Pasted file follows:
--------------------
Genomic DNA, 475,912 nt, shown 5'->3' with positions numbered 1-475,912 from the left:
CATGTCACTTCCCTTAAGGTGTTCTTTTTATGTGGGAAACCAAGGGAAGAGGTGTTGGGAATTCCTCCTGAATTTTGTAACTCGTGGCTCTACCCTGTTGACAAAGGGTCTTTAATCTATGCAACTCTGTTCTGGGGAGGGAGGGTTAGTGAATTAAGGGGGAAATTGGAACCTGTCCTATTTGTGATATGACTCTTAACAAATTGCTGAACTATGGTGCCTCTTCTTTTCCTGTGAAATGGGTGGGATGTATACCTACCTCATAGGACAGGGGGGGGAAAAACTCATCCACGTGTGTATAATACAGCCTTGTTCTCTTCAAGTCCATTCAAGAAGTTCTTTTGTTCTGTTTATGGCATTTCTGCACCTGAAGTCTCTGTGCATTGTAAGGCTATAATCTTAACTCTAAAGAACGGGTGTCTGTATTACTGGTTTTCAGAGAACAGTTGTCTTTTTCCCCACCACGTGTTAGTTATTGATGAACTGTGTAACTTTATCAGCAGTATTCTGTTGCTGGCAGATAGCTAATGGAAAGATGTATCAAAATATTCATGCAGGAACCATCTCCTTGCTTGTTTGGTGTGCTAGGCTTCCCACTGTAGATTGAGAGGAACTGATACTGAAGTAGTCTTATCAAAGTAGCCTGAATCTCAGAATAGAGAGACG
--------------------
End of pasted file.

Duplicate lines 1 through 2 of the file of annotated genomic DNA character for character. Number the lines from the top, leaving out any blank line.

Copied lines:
Genomic DNA, 475,912 nt, shown 5'->3' with positions numbered 1-475,912 from the left:
CATGTCACTTCCCTTAAGGTGTTCTTTTTATGTGGGAAACCAAGGGAAGAGGTGTTGGGAATTCCTCCTGAATTTTGTAACTCGTGGCTCTACCCTGTTGACAAAGGGTCTTTAATCTATGCAACTCTGTTCTGGGGAGGGAGGGTTAGTGAATTAAGGGGGAAATTGGAACCTGTCCTATTTGTGATATGACTCTTAACAAATTGCTGAACTATGGTGCCTCTTCTTTTCCTGTGAAATGGGTGGGATGTATACCTACCTCATAGGACAGGGGGGGGAAAAACTCATCCACGTGTGTATAATACAGCCTTGTTCTCTTCAAGTCCATTCAAGAAGTTCTTTTGTTCTGTTTATGGCATTTCTGCACCTGAAGTCTCTGTGCATTGTAAGGCTATAATCTTAACTCTAAAGAACGGGTGTCTGTATTACTGGTTTTCAGAGAACAGTTGTCTTTTTCCCCACCACGTGTTAGTTATTGATGAACTGTGTAACTTTATCAGCAGTATTCTGTTGCTGGCAGATAGCTAATGGAAAGATGTATCAAAATATTCATGCAGGAACCATCTCCTTGCTTGTTTGGTGTGCTAGGCTTCCCACTGTAGATTGAGAGGAACTGATACTGAAGTAGTCTTATCAAAGTAGCCTGAATCTCAGAATAGAGAGACG